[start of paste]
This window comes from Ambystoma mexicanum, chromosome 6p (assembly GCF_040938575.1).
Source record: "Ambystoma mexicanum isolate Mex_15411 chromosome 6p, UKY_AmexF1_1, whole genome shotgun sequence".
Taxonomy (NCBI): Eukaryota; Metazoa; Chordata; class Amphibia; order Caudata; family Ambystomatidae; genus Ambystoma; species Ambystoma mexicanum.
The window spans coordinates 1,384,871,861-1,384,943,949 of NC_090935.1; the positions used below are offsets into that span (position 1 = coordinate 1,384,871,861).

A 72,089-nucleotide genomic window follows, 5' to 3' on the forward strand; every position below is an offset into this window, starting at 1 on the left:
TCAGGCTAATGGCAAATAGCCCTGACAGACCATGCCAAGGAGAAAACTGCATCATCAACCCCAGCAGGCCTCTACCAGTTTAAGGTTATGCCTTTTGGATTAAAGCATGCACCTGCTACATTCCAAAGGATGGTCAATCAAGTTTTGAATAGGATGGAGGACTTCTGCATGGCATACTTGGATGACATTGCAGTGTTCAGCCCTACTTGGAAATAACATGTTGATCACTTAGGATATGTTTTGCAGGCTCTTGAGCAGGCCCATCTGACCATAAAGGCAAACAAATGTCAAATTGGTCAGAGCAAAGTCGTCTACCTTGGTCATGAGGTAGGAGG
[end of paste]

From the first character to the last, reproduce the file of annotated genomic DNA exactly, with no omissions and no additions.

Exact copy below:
This window comes from Ambystoma mexicanum, chromosome 6p (assembly GCF_040938575.1).
Source record: "Ambystoma mexicanum isolate Mex_15411 chromosome 6p, UKY_AmexF1_1, whole genome shotgun sequence".
Taxonomy (NCBI): Eukaryota; Metazoa; Chordata; class Amphibia; order Caudata; family Ambystomatidae; genus Ambystoma; species Ambystoma mexicanum.
The window spans coordinates 1,384,871,861-1,384,943,949 of NC_090935.1; the positions used below are offsets into that span (position 1 = coordinate 1,384,871,861).

A 72,089-nucleotide genomic window follows, 5' to 3' on the forward strand; every position below is an offset into this window, starting at 1 on the left:
TCAGGCTAATGGCAAATAGCCCTGACAGACCATGCCAAGGAGAAAACTGCATCATCAACCCCAGCAGGCCTCTACCAGTTTAAGGTTATGCCTTTTGGATTAAAGCATGCACCTGCTACATTCCAAAGGATGGTCAATCAAGTTTTGAATAGGATGGAGGACTTCTGCATGGCATACTTGGATGACATTGCAGTGTTCAGCCCTACTTGGAAATAACATGTTGATCACTTAGGATATGTTTTGCAGGCTCTTGAGCAGGCCCATCTGACCATAAAGGCAAACAAATGTCAAATTGGTCAGAGCAAAGTCGTCTACCTTGGTCATGAGGTAGGAGG